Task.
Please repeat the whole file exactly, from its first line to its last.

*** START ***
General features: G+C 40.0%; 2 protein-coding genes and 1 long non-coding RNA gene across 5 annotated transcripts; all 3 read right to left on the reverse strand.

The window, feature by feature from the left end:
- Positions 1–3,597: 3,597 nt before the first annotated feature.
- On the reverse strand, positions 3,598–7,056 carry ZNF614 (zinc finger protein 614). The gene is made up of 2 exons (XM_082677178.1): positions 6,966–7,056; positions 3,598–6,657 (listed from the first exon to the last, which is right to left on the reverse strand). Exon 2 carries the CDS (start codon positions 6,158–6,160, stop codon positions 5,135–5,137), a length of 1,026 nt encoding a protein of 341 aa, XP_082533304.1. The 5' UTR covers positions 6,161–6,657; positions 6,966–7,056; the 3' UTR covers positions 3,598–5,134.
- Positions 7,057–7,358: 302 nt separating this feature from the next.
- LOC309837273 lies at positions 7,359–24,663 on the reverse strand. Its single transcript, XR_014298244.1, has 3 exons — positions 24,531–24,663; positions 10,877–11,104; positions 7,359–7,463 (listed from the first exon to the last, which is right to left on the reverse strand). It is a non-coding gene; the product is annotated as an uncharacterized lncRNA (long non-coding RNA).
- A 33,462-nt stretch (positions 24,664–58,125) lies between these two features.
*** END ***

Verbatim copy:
General features: G+C 40.0%; 2 protein-coding genes and 1 long non-coding RNA gene across 5 annotated transcripts; all 3 read right to left on the reverse strand.

The window, feature by feature from the left end:
- Positions 1–3,597: 3,597 nt before the first annotated feature.
- On the reverse strand, positions 3,598–7,056 carry ZNF614 (zinc finger protein 614). The gene is made up of 2 exons (XM_082677178.1): positions 6,966–7,056; positions 3,598–6,657 (listed from the first exon to the last, which is right to left on the reverse strand). Exon 2 carries the CDS (start codon positions 6,158–6,160, stop codon positions 5,135–5,137), a length of 1,026 nt encoding a protein of 341 aa, XP_082533304.1. The 5' UTR covers positions 6,161–6,657; positions 6,966–7,056; the 3' UTR covers positions 3,598–5,134.
- Positions 7,057–7,358: 302 nt separating this feature from the next.
- LOC309837273 lies at positions 7,359–24,663 on the reverse strand. Its single transcript, XR_014298244.1, has 3 exons — positions 24,531–24,663; positions 10,877–11,104; positions 7,359–7,463 (listed from the first exon to the last, which is right to left on the reverse strand). It is a non-coding gene; the product is annotated as an uncharacterized lncRNA (long non-coding RNA).
- A 33,462-nt stretch (positions 24,664–58,125) lies between these two features.